Tag: 上海夜网MD

  • Nussle points out hypocrisy of bank attacks on tax status, mergers

    first_imgThe latest bank attacks on credit unions have a new level of hypocrisy previously unseen in the financial services sector, CUNA President/CEO Jim Nussle wrote in Credit Union JournalFriday. Responding to attacks on the tax status and emergency mergers by the big banks, Nussle pointed out the $21 billion windfall banks saw in 2018, and the recently announced merger that would create the sixth largest bank in the country.Bloomberg reported this week that major U.S. banks saw a $21 billion decrease in their tax bills for 2018 due to the Tax Cuts and Jobs Act.“Big banks didn’t invest that money in their own people. Instead they cut around 4,300 jobs last year. The ratio of bank personnel costs to bank revenue declined, as bank employees helped make more money for shareholders but got a smaller part of it. Banks didn’t invest it into communities. Lending growth was 1.3% slower than the previous year,” Nussle wrote. “The real winner of the bank tax windfall seems to be shareholders who got a $28 billion increase in dividends and stock buybacks in 2018. continue reading » ShareShareSharePrintMailGooglePinterestDiggRedditStumbleuponDeliciousBufferTumblrlast_img read more

  • Ireland steadfast over Sexton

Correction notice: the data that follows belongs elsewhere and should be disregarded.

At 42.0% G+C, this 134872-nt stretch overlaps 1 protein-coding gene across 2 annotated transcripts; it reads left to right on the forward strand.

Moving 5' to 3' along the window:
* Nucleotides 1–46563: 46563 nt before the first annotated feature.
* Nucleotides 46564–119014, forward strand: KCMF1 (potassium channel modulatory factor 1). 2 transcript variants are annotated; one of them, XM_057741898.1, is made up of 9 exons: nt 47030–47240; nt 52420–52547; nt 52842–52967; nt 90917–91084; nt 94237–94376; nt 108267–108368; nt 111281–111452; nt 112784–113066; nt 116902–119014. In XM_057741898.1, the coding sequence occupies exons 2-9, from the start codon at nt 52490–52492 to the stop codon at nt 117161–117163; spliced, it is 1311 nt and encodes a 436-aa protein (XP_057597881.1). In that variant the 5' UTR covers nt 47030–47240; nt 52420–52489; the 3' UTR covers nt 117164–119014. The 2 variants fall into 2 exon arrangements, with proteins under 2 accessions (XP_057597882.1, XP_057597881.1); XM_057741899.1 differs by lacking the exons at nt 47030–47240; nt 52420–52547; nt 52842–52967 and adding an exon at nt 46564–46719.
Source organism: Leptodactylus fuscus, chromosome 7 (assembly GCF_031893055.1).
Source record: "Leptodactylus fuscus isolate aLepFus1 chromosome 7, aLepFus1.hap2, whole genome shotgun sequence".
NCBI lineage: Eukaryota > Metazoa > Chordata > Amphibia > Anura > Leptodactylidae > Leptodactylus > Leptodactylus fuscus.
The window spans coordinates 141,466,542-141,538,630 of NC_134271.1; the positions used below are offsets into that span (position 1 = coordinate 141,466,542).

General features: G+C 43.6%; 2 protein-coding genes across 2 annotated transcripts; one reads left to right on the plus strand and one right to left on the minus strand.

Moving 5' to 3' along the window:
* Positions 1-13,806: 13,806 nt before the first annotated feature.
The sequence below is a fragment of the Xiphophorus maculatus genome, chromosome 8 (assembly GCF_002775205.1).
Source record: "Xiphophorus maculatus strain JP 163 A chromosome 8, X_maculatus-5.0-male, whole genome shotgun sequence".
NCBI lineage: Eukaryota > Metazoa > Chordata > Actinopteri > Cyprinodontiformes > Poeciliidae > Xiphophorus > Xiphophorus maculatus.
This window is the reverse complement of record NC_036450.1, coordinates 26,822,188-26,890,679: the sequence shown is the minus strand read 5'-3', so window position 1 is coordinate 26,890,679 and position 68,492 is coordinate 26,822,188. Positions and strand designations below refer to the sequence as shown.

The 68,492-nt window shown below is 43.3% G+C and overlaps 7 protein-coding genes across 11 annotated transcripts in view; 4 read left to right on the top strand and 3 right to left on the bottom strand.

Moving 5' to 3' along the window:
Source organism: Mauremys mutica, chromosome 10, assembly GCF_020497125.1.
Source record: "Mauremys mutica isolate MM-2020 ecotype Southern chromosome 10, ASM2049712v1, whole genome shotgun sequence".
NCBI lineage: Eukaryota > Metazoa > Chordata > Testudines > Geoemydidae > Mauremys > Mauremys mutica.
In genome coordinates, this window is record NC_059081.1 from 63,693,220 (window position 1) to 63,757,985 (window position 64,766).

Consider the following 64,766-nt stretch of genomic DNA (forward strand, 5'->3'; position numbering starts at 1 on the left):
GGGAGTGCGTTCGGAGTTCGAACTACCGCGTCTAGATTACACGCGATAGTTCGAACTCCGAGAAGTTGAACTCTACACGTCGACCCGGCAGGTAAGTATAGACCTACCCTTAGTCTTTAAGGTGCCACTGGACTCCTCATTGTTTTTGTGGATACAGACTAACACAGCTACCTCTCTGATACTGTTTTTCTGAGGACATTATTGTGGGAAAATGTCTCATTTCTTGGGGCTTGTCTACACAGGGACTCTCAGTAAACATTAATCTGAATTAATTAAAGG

first_imgIrish rugby chiefs have reacted angrily to claims throwing Johnny Sexton into RBS 6 Nations action against France after a 12-week concussion lay-off could prove “a big mistake”. Press Association Ireland have not previously made public the fact that they chose not to select Sexton for their first-round clash in Rome, which Joe Schmidt’s side won 26-3 last weekend. The intimation was that Sexton was simply not available as he completed the final week of his three-month absence. This statement claims otherwise, and is designed to assert the IRFU’s right to field Sexton this weekend, and prove an extra level of sensitivity to their approach. France spent the early part of the week volunteering their determination to throw the kitchen sink, as well as tree-trunk centre Mathieu Bastareaud, straight down Sexton’s channel at the Aviva Stadium. Captain Thierry Dusautoir and assistant coach Yannick Bru attempted to downplay such tactics in Friday’s press conference in Dublin however – and Ireland’s frustrations with outside commentary may just account for some of that carefully-orchestrated backward step. When Ireland’s scrum coach Greg Feek and Paul O’Connell addressed 47-cap Sexton’s return on Friday lunchtime, both men hailed his physical condition and mental fortitude. Feek believes it is “a credit” to Sexton that he is fully fit and itching for a Test return after his absence. “Johnny’s selected, he’s been keen to play and he’s fine,” said Feek. “We’ve got brilliant medical staff and strength and conditioning staff, and we all work together on that process. “Then the players themselves are involved in that. “When is the right time? What is the right game? That’s the big question-mark. “We felt this was it. He did everything he needed to do, so it’s a credit to the player to be available at this point as well.” Ireland captain Paul O’Connell hailed Sexton as “an incredible player”, who will cope with whatever France throw at him on Saturday. “Johnny’s a really good professional, he enjoys his training,” said O’Connell. “While he wasn’t able to train very hard in his earlier days of being out, he’s treated the break as a bit of a mini pre-season as well. “He’s been able to look after his hamstring and get a bit of weights done, and relax the mind a bit. “It’s great to have him back in the side: he’s an incredible player, and he’s very aware of how Joe (Schmidt) wants things done having worked under him for a long time. “I played in a team with Ronan O’Gara for many years where teams knew how important he was to us and always attacked the 10 channel. “It’s every team’s focus to attack the 10 channel, it’s where a team’s playmaker is and it’s part and parcel of the game. “France can attack us anywhere and attacking the 10 channel is nothing new.” Former France international Laurent Benezech has questioned Ireland’s decision to start Sexton against Les Bleus in Dublin on Saturday, following his three-month stand-down for suffering four concussions in one year. Ireland have defended the decision to select the Racing Metro fly-half all week, but were moved to issue a pointed statement on Friday night, “to clarify some facts”. Ireland have revealed for the first time that Sexton could have played against Italy last weekend – and by inference are aiming to highlight their careful handling of the British and Irish Lions fly-half. “Player welfare is the primary concern of the Ireland medical and management team,” reads the Irish Rugby Football Union (IRFU) statement. “All of the medical experts directly involved in the management of Johnny Sexton are satisfied that he is fit to return to the field of play.” Irish bosses branded Benezech’s comments as “disappointing and inaccurate commentary”, explaining Sexton has remained free of any concussion symptoms for the last two months of his enforced three-month absence. Former France star Benezech told the Irish Times: “Ireland is in trouble as playing Sexton after what happened to him is a big mistake.” Sexton was stood down from action by independent neurologists instructed by the French Top 14’s governing body, and the IRFU has acceded to those wishes throughout his 12-week break from action. The IRFU statement continued: “Johnny was cleared to play on Thursday, February 5 by independent neurologists in France and Ireland, the FFR concussion review committee, the Racing Metro medical team, the Ireland medical team.” Ireland’s statement is a step rendered all the more unusual given the detail within it was not revealed or volunteered in a Friday lunchtime press conference, despite much discussion of Sexton’s situation. last_img read more